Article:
Part Uno: From Bangkok, with love
(Our accommodation and flight to Bangkok were kindly sponsored by Bangkok2Tour as part of their new Halal tour program. All views expressed, however, are our own.)
Bangkok has a reputation synonymous with value-for-money shopping, a vibrant street food scene (which has since been put on pause), and a cultural mecca of temples, shopping centres, and fancy restaurants. While inclusive in many ways and promising something for everyone, there is, however, a group of tourists for whom travel to Bangkok may prove to be arduous; Muslims.
Given their strict dietary requirements, finding Halal restaurants could be an exercise in frustration or one that is quixotic. While not completely uncommon, Halal-certified restaurants in Bangkok are in such low supply that coming up with an exhaustive list of places that are Muslim-friendly would be a walk in the park. But what Muslim travellers are really missing out on is the experience of enjoying Bangkok’s gastronomical jewel: its street food.
According to the latest census, there are 6.3 million Muslims in Thailand, making up about ten percent of the population. A majority of them lives in the southern Thai provinces of Narathiwat, Yala, Satun and Pattani and some districts of Songkhla. In the past, Thai Muslims in the South has been at the receiving end of military oppression, often being scapegoated for all the troubles in the region. But royal patronage of Islam has softened its image and markedly abated Islam’s negative reputation.
Recently, Bangkok2Tour approached The Food Project SG, offering to sponsor our flight and accommodation to Bangkok for a bespoke travel experience focused on Halal street food. Interest piqued, we immediately said yes and two weeks later found ourselves on a Jetstar flight out to the land of smiles with our travel companion, Chef Firdauz Nasir. The flight was as uneventful as a weekend flight could be, save for a kindly elderly Caucasian lady who shared the same interest as us in Netflix shows (Black Mirror, Altered Carbon) and wasn’t shy about quietly listening in on our conversation.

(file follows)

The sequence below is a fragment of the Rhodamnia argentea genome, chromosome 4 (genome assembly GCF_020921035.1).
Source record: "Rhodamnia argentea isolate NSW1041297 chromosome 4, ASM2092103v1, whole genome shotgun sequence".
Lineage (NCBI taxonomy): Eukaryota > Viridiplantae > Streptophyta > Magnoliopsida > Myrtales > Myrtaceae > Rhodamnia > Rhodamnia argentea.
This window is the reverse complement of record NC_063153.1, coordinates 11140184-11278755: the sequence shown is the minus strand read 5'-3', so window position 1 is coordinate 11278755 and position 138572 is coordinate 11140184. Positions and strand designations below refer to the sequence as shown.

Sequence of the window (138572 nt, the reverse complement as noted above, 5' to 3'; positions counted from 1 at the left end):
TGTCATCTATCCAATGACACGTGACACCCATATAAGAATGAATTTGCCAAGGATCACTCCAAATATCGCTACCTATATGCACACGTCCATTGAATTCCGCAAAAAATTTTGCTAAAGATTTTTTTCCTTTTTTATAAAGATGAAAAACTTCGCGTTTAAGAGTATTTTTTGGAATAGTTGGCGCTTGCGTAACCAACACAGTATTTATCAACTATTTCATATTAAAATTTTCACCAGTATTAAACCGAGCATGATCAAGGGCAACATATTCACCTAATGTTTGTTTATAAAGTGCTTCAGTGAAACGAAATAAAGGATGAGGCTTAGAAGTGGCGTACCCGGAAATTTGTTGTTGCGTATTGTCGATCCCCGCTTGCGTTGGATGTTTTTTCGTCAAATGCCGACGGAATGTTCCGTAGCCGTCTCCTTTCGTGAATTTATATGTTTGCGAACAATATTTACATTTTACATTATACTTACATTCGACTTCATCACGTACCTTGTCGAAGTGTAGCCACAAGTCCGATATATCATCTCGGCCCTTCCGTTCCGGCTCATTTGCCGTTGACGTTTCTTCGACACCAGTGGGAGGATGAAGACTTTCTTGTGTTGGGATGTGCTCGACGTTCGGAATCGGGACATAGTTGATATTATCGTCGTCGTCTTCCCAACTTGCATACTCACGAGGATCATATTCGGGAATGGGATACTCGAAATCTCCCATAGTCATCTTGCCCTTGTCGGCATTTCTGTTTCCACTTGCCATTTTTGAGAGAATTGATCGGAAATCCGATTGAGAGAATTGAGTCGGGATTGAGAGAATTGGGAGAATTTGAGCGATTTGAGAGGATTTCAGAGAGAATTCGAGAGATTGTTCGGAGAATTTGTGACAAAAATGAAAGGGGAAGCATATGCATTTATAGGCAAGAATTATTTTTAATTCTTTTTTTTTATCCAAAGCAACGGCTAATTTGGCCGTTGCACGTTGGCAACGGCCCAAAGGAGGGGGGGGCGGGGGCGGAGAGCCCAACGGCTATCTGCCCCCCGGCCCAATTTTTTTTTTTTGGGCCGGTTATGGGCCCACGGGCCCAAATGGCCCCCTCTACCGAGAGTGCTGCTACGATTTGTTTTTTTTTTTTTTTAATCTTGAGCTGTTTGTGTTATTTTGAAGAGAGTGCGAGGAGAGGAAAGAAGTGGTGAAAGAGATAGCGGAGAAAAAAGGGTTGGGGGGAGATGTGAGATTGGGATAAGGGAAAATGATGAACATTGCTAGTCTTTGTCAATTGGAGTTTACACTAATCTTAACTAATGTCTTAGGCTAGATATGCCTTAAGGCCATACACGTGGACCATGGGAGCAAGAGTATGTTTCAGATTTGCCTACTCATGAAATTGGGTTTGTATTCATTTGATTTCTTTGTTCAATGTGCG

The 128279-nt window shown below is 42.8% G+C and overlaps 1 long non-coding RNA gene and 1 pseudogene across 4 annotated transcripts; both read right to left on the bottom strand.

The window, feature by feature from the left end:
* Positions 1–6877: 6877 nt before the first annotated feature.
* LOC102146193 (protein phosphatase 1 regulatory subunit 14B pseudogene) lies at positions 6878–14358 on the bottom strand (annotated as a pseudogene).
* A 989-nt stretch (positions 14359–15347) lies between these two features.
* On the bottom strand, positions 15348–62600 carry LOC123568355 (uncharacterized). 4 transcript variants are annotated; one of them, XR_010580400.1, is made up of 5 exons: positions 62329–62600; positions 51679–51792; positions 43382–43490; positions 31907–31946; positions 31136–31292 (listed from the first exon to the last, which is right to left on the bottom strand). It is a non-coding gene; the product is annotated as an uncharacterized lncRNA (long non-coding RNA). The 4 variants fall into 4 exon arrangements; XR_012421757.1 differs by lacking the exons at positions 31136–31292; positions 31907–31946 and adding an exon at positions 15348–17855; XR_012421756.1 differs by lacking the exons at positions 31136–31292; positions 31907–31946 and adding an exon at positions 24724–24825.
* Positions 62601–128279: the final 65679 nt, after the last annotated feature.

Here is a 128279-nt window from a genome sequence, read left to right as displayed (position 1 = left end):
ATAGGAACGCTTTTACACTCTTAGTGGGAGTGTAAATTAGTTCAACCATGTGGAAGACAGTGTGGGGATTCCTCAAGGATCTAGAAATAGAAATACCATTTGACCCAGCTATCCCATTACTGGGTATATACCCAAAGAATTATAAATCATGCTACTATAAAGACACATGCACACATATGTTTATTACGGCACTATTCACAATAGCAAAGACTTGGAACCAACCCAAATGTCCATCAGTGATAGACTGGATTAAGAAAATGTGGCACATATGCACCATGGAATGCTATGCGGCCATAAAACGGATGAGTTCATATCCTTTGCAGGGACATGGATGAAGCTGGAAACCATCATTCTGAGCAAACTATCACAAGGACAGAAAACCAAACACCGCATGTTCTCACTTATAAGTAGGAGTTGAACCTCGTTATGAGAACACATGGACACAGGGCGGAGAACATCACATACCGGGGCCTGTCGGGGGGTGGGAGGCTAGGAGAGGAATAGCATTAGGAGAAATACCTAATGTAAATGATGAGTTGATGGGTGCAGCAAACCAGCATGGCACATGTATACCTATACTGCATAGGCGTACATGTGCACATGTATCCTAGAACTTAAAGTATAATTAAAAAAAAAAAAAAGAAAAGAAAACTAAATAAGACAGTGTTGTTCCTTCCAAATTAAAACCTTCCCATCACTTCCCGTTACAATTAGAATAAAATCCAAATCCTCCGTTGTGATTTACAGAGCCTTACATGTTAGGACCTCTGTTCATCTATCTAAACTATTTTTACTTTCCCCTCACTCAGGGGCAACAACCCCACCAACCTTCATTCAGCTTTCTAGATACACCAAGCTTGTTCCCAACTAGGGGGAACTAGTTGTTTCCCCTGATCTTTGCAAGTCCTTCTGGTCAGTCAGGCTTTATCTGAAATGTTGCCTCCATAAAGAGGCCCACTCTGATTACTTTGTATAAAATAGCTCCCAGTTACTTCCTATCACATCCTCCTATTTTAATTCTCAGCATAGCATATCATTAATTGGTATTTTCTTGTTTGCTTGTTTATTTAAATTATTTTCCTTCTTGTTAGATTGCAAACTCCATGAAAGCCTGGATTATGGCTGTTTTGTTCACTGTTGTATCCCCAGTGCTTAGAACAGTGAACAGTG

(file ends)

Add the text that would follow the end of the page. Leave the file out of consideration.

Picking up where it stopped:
Upon reaching Bangkok, we were greeted by our local Bangkok guide, Tiger, who whisked us away in our own personal aircon; perfect for a typically warm and humid day in Bangkok. Tiger, is also the co-owner of Bangkok2Tour and coincidentally, a walking Wikipedia of all things Bangkok. His knowledge spans the gamut from road navigation to politics to hidden places of interest, all tinged with a brilliant sense of humor. It helps that he is fluent in English, a skill we would soon come to appreciate as we traversed places undisturbed by tourism and commercialization and teaming with friendly locals who do not speak the Singapore vernacular.
After whizzing through the infamous Bangkok traffic in our personal sedan (which in actuality is a huge 10-seater van, but could as well pass for a magical flying carpet ride), we arrived at Al-Meroz Hotel. A gilded palace (Toto, we are not in Kansas anymore) rising out of the neighbourhood of Suan Luang, Al-Meroz is Bangkok’s first Halal 4-star hotel, offering Muslim tourists an accommodation option that caters to their religious beliefs. The hotel opened in 2015 and has dedicated itself to cater to practicing Muslims by ensuring bed linens are washed in accordance with Islamic rules and that the provided toiletries are free of alcohol and animal fat. There is no alcohol for sale and the rooftop infinity swimming pool and gym have specific timings for when men and women can use the facilities.
Bags settled and bodies slightly rested, we continued with the part of the tour that we, as ambassadors of The Food Project SG and lovers of street food, have been looking forward to. Into the van, we went, off to adventures unknown.
But, we ran into a snag. The market we intended to visit was unfortunately closed on that particular day. While others might crumble in utter despair, we had Tiger. He ran through his Rolodex of places, streets, markets, nooks, and crannies to find us a market that sells Halal food.